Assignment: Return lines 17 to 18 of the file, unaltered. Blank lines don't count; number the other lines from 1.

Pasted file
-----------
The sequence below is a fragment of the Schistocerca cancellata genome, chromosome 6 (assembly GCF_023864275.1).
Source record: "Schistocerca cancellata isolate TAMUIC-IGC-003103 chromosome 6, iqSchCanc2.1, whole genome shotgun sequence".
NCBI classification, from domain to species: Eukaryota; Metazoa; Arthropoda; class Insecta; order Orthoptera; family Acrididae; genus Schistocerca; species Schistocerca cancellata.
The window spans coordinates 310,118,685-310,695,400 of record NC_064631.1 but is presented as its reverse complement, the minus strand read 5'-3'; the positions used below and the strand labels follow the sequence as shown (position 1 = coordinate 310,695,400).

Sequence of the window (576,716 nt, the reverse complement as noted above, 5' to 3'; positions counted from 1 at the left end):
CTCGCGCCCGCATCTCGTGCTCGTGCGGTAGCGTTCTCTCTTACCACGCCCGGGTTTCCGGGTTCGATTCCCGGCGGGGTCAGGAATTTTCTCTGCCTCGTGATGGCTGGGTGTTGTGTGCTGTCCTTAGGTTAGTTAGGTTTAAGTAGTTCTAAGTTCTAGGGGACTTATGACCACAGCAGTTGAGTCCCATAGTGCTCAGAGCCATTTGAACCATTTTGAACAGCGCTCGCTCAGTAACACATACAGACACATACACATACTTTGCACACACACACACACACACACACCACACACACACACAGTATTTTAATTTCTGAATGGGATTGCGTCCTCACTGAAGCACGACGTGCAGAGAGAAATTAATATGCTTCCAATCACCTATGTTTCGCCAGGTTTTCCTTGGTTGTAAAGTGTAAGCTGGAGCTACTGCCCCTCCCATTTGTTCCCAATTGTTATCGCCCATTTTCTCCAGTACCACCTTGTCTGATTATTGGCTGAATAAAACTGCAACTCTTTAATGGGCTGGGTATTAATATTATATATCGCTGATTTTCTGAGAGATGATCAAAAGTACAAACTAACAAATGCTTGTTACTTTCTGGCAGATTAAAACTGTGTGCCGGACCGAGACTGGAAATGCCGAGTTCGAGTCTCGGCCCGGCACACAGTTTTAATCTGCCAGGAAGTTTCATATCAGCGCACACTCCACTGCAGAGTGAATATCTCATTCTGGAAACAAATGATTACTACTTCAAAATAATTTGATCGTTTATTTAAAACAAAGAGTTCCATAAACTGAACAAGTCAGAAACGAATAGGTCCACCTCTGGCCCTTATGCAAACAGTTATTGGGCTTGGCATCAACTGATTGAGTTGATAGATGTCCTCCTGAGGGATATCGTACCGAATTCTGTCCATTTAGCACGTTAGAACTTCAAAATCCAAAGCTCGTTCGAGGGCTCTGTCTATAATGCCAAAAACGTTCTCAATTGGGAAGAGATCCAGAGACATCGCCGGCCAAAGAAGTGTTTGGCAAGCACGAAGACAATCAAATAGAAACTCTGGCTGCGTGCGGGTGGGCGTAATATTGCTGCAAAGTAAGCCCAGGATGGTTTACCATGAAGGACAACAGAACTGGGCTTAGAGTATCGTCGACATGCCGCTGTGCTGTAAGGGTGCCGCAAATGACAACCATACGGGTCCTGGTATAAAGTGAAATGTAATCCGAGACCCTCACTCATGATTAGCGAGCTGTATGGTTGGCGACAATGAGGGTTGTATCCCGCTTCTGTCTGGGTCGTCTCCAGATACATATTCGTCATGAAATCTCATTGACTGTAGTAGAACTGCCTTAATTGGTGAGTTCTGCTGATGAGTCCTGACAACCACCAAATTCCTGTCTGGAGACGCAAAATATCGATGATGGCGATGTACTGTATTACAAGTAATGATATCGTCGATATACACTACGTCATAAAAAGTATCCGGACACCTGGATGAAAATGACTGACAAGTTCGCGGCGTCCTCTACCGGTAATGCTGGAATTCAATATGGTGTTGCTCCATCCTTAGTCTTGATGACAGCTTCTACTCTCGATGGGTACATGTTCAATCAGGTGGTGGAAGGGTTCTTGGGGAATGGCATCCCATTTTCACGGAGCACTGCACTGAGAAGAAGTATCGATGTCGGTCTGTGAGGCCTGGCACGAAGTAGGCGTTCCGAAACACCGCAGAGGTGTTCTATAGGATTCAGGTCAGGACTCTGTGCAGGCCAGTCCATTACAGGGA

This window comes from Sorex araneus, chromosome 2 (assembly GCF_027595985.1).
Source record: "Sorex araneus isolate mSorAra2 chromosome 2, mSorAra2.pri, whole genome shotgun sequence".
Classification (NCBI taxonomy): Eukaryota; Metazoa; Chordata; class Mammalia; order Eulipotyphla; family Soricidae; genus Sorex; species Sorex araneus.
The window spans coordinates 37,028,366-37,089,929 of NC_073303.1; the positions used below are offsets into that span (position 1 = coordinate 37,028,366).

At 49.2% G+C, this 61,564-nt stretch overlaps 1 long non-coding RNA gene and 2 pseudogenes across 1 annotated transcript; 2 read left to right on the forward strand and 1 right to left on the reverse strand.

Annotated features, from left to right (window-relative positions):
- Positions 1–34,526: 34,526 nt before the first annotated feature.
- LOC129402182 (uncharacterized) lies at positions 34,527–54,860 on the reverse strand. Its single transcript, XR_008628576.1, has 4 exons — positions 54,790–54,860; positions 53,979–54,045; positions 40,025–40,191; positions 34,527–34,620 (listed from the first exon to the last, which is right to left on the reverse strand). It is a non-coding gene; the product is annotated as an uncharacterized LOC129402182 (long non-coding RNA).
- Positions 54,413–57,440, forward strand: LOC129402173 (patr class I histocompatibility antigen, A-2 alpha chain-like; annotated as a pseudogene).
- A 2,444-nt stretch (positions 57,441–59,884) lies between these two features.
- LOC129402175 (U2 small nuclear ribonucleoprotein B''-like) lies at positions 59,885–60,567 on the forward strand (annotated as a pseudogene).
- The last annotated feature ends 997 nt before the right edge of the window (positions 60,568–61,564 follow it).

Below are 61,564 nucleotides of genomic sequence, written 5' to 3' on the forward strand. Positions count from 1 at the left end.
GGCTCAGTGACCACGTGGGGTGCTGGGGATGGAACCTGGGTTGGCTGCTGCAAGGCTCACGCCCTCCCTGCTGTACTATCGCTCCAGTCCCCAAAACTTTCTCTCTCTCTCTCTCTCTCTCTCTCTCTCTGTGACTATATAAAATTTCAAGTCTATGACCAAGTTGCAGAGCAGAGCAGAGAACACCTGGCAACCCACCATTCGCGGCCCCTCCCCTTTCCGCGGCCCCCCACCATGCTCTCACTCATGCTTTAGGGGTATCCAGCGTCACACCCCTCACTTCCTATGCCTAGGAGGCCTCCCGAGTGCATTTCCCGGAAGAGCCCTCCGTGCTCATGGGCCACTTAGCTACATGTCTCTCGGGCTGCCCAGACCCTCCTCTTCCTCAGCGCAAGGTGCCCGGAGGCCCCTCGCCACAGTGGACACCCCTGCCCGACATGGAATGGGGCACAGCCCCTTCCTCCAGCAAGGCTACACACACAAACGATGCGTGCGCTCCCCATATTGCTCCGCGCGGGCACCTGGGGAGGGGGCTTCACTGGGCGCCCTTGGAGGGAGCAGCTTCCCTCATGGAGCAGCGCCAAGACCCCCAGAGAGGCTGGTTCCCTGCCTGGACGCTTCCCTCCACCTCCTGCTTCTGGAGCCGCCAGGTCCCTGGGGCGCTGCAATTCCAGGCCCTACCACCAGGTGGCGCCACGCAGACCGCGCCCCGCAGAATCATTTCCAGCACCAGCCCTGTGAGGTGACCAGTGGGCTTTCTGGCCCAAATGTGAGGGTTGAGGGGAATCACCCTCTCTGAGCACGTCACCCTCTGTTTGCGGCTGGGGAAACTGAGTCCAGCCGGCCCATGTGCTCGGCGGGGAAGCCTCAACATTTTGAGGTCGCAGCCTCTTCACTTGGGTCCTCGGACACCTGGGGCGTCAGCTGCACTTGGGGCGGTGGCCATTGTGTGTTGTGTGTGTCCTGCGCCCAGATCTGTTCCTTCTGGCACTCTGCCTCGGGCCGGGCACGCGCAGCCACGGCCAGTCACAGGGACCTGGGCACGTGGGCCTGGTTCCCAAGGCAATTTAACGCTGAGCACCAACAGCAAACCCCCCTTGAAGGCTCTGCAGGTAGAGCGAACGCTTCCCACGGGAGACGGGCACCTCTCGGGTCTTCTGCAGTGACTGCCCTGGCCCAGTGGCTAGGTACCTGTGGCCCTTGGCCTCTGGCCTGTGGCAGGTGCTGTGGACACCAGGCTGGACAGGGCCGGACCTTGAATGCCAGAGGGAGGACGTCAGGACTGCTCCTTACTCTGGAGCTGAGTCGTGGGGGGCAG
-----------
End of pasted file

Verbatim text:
- LOC129402175 (U2 small nuclear ribonucleoprotein B''-like) lies at positions 59,885–60,567 on the forward strand (annotated as a pseudogene).
- The last annotated feature ends 997 nt before the right edge of the window (positions 60,568–61,564 follow it).